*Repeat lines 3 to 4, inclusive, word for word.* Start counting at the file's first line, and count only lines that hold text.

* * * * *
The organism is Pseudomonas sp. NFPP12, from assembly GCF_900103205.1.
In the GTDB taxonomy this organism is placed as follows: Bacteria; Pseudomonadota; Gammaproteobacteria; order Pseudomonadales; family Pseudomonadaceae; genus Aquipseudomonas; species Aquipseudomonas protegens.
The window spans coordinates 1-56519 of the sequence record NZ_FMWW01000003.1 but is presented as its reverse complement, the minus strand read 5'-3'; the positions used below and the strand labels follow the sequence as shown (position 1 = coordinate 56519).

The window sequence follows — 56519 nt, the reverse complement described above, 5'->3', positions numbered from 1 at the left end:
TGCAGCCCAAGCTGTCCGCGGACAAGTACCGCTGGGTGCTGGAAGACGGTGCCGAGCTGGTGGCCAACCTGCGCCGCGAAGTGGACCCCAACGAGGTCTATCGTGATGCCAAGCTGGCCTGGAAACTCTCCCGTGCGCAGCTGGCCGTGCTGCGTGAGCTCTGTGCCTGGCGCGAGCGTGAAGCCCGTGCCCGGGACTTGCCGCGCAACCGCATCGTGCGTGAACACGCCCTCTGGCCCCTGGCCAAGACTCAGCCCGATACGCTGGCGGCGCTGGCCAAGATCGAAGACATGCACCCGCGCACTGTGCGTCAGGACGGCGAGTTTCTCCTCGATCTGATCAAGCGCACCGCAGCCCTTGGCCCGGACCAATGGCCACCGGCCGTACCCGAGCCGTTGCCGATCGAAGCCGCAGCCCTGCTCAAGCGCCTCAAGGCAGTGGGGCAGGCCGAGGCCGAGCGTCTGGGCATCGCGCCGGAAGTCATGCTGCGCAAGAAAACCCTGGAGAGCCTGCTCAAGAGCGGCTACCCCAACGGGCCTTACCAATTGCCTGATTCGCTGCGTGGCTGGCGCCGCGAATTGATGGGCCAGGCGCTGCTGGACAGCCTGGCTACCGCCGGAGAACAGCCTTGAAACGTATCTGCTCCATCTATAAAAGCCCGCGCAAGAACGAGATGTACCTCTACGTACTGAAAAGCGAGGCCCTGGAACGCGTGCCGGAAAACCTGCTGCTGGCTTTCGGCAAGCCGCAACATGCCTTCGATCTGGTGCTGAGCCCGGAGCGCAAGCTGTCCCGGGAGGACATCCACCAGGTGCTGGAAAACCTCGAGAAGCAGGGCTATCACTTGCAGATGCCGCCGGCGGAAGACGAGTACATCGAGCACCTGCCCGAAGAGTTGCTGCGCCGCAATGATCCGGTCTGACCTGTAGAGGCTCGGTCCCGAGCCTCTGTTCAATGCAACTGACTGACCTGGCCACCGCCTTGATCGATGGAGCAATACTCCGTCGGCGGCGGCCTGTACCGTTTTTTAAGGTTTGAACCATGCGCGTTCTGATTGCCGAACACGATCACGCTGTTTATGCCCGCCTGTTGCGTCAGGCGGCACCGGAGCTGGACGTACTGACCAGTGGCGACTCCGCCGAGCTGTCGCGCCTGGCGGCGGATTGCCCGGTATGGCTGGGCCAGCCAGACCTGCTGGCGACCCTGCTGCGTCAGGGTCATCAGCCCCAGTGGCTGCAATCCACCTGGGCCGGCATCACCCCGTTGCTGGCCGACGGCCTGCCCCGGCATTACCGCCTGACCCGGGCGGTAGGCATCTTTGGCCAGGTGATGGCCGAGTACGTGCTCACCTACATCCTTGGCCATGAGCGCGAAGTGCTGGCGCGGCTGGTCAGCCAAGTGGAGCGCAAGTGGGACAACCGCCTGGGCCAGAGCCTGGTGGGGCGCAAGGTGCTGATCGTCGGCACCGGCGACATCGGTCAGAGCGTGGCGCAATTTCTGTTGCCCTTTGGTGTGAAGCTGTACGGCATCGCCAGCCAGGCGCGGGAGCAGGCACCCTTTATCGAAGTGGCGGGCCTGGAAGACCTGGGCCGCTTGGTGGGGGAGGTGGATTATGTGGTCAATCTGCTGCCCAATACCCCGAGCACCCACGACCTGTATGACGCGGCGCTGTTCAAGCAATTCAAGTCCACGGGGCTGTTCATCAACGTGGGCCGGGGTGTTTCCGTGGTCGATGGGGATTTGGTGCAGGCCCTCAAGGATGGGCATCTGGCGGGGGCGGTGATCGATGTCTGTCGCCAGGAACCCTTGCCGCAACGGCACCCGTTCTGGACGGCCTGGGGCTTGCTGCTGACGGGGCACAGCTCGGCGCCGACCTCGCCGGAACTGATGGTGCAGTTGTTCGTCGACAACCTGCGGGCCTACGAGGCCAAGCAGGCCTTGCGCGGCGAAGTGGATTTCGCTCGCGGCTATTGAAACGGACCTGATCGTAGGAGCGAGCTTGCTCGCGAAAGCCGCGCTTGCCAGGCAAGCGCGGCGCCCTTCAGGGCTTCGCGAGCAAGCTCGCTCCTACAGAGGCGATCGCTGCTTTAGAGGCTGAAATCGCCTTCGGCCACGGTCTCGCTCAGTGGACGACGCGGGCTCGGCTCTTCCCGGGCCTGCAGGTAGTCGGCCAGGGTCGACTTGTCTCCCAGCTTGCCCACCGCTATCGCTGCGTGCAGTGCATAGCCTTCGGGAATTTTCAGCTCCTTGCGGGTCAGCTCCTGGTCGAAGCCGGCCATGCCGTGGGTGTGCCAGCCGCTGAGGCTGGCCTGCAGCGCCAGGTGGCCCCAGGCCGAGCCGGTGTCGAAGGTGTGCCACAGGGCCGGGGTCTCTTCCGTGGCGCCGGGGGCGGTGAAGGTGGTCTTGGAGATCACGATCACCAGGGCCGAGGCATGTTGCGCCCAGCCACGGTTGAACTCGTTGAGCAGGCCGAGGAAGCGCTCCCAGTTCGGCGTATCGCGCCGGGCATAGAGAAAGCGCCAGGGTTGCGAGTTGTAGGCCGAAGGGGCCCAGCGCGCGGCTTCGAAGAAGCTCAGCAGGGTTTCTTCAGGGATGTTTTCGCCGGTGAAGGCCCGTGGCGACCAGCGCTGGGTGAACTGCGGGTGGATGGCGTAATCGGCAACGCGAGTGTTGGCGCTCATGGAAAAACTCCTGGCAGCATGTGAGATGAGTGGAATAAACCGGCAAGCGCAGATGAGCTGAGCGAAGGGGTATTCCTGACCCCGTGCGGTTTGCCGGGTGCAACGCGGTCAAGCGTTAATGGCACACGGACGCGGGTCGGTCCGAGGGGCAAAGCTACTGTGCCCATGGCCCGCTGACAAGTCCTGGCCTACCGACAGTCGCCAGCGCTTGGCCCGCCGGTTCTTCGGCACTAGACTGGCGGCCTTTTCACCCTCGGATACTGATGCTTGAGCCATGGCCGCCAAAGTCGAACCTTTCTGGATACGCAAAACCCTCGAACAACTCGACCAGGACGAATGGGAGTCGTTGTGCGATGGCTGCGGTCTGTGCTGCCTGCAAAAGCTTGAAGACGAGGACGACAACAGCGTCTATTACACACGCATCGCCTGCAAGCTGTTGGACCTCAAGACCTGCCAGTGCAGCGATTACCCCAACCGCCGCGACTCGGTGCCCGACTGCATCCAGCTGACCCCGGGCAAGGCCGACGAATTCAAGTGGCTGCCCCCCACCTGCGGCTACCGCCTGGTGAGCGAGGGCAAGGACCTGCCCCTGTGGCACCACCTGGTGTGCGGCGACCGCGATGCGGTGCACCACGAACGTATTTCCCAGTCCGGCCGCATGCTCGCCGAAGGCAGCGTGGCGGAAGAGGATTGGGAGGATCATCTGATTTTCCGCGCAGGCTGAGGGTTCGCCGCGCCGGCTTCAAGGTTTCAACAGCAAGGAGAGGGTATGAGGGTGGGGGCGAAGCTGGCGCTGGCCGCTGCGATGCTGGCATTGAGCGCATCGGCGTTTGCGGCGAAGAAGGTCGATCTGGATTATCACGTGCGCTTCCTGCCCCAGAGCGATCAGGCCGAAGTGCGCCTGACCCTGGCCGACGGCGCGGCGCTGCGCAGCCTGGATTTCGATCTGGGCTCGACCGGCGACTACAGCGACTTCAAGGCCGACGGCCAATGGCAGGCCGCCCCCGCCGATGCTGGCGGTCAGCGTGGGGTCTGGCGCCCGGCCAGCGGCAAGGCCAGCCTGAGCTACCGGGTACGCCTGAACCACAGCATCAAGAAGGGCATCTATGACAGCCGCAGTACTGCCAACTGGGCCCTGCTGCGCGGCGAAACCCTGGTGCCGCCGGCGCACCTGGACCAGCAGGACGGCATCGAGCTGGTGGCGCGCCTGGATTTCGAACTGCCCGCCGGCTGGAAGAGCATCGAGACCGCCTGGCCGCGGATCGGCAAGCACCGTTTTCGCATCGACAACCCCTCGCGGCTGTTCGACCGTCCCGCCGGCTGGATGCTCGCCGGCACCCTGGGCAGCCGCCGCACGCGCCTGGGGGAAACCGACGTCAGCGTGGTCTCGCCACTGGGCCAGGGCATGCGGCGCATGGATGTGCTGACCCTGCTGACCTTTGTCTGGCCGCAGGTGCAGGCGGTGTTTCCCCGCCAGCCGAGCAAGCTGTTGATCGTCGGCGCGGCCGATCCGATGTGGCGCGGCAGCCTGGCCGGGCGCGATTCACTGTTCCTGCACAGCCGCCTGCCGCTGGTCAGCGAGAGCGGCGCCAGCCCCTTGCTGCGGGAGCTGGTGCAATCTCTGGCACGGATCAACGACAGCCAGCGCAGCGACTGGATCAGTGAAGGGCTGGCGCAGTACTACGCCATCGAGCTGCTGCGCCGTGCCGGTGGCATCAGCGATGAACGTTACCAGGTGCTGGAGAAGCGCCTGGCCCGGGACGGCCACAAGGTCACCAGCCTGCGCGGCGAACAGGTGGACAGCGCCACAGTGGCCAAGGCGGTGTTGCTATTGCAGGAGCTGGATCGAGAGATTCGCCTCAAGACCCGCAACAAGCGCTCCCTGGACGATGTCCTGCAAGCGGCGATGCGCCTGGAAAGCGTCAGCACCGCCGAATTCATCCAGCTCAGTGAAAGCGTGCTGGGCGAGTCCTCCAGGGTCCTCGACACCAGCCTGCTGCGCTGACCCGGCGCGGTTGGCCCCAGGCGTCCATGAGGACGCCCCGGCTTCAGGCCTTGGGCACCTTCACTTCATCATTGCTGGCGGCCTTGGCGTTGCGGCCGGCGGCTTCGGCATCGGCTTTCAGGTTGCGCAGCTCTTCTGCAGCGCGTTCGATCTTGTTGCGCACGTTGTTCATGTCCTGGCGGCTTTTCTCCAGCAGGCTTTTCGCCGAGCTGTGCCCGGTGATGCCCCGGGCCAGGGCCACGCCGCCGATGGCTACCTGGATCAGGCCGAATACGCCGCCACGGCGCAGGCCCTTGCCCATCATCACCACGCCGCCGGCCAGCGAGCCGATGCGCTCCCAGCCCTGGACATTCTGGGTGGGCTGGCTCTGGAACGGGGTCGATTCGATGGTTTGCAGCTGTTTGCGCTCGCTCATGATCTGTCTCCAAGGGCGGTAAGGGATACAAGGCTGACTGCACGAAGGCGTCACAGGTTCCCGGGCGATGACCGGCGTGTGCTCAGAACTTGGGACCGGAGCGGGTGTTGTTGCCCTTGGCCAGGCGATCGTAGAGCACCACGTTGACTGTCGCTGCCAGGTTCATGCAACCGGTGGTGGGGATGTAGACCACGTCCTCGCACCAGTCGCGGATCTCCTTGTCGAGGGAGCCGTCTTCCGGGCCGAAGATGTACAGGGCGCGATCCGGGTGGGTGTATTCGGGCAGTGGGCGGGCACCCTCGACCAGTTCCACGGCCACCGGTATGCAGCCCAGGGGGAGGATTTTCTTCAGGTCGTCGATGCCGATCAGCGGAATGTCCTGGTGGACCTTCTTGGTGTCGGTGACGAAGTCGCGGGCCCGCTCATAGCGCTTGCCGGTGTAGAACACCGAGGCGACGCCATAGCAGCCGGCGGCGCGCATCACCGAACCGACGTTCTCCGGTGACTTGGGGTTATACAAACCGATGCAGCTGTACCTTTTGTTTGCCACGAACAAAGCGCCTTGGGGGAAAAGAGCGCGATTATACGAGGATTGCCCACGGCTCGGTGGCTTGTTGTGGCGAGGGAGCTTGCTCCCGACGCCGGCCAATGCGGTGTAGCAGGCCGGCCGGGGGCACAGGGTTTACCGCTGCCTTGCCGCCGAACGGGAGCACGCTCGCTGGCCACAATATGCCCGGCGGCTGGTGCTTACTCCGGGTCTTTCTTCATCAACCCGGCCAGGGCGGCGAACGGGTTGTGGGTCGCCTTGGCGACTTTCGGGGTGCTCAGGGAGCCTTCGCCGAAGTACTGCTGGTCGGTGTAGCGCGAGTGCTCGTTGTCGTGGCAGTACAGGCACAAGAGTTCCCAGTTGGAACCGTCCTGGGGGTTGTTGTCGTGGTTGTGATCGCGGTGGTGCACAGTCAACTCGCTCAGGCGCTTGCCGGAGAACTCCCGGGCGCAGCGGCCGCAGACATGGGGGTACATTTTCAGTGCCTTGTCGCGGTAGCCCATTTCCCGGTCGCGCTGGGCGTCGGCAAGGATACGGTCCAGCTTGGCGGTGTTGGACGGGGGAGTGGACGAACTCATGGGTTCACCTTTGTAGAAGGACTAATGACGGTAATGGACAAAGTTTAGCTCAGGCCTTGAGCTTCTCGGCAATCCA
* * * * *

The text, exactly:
The window spans coordinates 1-56519 of the sequence record NZ_FMWW01000003.1 but is presented as its reverse complement, the minus strand read 5'-3'; the positions used below and the strand labels follow the sequence as shown (position 1 = coordinate 56519).

The window sequence follows — 56519 nt, the reverse complement described above, 5'->3', positions numbered from 1 at the left end: